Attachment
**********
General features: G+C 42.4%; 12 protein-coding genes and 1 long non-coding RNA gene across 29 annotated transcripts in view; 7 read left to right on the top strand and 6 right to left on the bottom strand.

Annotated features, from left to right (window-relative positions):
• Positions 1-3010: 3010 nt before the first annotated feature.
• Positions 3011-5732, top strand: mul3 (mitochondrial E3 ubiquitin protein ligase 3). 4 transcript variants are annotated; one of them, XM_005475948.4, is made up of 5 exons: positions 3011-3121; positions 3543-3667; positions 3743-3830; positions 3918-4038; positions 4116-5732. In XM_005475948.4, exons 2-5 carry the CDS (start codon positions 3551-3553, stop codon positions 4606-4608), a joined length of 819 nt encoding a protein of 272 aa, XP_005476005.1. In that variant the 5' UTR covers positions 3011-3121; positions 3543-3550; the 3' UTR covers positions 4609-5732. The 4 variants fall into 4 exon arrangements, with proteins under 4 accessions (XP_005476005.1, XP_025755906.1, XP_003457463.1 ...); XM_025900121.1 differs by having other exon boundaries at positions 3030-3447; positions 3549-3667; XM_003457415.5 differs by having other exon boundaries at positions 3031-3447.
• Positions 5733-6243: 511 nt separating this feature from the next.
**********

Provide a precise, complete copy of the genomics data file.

General features: G+C 42.4%; 12 protein-coding genes and 1 long non-coding RNA gene across 29 annotated transcripts in view; 7 read left to right on the top strand and 6 right to left on the bottom strand.

Annotated features, from left to right (window-relative positions):
• Positions 1-3010: 3010 nt before the first annotated feature.
• Positions 3011-5732, top strand: mul3 (mitochondrial E3 ubiquitin protein ligase 3). 4 transcript variants are annotated; one of them, XM_005475948.4, is made up of 5 exons: positions 3011-3121; positions 3543-3667; positions 3743-3830; positions 3918-4038; positions 4116-5732. In XM_005475948.4, exons 2-5 carry the CDS (start codon positions 3551-3553, stop codon positions 4606-4608), a joined length of 819 nt encoding a protein of 272 aa, XP_005476005.1. In that variant the 5' UTR covers positions 3011-3121; positions 3543-3550; the 3' UTR covers positions 4609-5732. The 4 variants fall into 4 exon arrangements, with proteins under 4 accessions (XP_005476005.1, XP_025755906.1, XP_003457463.1 ...); XM_025900121.1 differs by having other exon boundaries at positions 3030-3447; positions 3549-3667; XM_003457415.5 differs by having other exon boundaries at positions 3031-3447.
• Positions 5733-6243: 511 nt separating this feature from the next.